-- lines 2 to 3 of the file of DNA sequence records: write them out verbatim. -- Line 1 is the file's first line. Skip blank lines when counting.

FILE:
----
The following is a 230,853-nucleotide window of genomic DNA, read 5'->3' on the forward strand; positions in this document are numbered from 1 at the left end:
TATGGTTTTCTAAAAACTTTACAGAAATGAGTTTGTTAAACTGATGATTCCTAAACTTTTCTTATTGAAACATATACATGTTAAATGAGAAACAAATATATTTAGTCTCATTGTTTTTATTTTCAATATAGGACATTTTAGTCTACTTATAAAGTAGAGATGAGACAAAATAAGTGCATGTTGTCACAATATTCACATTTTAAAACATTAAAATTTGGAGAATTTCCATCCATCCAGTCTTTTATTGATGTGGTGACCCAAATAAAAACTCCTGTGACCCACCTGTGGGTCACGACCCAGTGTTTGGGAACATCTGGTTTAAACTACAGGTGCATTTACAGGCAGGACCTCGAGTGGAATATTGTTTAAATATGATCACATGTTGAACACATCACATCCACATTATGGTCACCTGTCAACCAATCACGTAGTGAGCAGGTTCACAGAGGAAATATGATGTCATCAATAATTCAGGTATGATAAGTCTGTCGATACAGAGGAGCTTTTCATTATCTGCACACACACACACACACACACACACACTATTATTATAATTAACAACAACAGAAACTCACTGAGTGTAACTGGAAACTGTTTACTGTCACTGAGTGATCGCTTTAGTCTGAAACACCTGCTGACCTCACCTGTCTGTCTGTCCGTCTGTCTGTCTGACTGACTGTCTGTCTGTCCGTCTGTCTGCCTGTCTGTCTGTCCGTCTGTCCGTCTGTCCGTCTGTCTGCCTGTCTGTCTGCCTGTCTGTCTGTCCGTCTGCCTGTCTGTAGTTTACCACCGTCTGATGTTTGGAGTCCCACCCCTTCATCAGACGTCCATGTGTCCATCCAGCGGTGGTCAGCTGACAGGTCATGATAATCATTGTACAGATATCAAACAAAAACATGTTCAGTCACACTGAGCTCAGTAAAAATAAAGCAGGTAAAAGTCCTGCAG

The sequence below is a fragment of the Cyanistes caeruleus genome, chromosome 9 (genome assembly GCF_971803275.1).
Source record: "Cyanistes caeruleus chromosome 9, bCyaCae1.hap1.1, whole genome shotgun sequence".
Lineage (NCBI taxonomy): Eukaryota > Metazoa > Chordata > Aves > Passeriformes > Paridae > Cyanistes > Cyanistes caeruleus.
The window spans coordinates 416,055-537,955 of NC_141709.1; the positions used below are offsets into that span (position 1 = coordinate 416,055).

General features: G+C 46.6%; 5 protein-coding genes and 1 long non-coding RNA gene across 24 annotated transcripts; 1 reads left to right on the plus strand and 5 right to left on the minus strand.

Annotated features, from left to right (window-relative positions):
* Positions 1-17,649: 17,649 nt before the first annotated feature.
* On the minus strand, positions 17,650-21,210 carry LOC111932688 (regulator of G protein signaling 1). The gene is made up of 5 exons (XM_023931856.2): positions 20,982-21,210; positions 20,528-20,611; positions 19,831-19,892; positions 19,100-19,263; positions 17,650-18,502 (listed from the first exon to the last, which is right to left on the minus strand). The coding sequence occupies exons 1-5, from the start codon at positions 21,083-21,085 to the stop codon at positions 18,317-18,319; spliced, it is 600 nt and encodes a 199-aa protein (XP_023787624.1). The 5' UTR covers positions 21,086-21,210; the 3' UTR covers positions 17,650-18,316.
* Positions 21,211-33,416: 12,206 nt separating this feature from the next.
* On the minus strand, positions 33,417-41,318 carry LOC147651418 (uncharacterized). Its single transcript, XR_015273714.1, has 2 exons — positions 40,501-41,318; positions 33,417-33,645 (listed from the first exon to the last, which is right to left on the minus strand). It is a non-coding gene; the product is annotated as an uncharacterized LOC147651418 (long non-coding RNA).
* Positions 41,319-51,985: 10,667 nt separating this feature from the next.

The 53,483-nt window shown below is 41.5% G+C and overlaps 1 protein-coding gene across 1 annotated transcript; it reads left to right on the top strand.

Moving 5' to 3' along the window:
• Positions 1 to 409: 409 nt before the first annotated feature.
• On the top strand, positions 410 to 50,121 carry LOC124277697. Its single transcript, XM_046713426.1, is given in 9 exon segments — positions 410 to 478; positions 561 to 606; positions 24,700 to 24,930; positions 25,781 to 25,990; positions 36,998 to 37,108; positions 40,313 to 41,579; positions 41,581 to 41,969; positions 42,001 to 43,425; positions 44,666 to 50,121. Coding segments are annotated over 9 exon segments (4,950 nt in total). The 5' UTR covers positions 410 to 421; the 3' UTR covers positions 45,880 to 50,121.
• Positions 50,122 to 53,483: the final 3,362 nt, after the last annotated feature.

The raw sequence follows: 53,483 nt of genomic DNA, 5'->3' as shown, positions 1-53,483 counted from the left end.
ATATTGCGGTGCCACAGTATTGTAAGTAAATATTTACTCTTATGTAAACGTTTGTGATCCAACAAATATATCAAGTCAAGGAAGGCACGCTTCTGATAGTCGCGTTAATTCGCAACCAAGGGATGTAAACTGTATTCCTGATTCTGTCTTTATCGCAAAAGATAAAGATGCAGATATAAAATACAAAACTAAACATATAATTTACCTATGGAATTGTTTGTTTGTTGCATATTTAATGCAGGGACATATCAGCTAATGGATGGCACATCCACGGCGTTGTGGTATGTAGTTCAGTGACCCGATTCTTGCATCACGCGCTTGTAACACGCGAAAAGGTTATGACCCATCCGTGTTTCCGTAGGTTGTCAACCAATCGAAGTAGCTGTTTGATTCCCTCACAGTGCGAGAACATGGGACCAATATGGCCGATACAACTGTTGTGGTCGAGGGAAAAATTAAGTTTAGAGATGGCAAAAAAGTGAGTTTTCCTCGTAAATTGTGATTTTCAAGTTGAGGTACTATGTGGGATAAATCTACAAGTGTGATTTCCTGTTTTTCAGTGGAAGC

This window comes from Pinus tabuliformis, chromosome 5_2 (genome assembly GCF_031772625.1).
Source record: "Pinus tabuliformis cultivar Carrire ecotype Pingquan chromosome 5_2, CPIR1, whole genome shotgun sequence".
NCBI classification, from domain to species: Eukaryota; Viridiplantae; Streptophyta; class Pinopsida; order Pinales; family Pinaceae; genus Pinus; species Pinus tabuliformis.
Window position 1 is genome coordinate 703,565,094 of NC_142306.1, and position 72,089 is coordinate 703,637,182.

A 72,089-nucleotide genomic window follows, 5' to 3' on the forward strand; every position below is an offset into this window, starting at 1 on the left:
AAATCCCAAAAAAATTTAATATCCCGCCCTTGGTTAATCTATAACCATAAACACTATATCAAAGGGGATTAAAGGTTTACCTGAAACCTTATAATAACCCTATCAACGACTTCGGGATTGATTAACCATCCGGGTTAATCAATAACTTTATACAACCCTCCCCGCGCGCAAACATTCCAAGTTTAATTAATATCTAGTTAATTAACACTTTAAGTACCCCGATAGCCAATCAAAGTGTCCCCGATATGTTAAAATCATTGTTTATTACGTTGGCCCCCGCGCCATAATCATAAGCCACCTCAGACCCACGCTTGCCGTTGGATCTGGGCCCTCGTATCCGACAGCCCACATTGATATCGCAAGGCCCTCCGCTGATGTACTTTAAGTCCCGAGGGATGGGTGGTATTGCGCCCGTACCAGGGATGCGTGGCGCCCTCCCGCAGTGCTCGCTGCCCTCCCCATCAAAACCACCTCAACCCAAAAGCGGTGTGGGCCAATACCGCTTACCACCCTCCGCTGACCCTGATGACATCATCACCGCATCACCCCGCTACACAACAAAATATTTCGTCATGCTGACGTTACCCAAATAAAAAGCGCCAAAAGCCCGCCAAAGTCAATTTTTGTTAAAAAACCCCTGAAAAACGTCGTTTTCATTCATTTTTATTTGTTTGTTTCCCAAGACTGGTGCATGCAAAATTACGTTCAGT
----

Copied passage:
TATGGTTTTCTAAAAACTTTACAGAAATGAGTTTGTTAAACTGATGATTCCTAAACTTTTCTTATTGAAACATATACATGTTAAATGAGAAACAAATATATTTAGTCTCATTGTTTTTATTTTCAATATAGGACATTTTAGTCTACTTATAAAGTAGAGATGAGACAAAATAAGTGCATGTTGTCACAATATTCACATTTTAAAACATTAAAATTTGGAGAATTTCCATCCATCCAGTCTTTTATTGATGTGGTGACCCAAATAAAAACTCCTGTGACCCACCTGTGGGTCACGACCCAGTGTTTGGGAACATCTGGTTTAAACTACAGGTGCATTTACAGGCAGGACCTCGAGTGGAATATTGTTTAAATATGATCACATGTTGAACACATCACATCCACATTATGGTCACCTGTCAACCAATCACGTAGTGAGCAGGTTCACAGAGGAAATATGATGTCATCAATAATTCAGGTATGATAAGTCTGTCGATACAGAGGAGCTTTTCATTATCTGCACACACACACACACACACACACACACTATTATTATAATTAACAACAACAGAAACTCACTGAGTGTAACTGGAAACTGTTTACTGTCACTGAGTGATCGCTTTAGTCTGAAACACCTGCTGACCTCACCTGTCTGTCTGTCCGTCTGTCTGTCTGACTGACTGTCTGTCTGTCCGTCTGTCTGCCTGTCTGTCTGTCCGTCTGTCCGTCTGTCCGTCTGTCTGCCTGTCTGTCTGCCTGTCTGTCTGTCCGTCTGCCTGTCTGTAGTTTACCACCGTCTGATGTTTGGAGTCCCACCCCTTCATCAGACGTCCATGTGTCCATCCAGCGGTGGTCAGCTGACAGGTCATGATAATCATTGTACAGATATCAAACAAAAACATGTTCAGTCACACTGAGCTCAGTAAAAATAAAGCAGGTAAAAGTCCTGCAG

The sequence below is a fragment of the Cyanistes caeruleus genome, chromosome 9 (genome assembly GCF_971803275.1).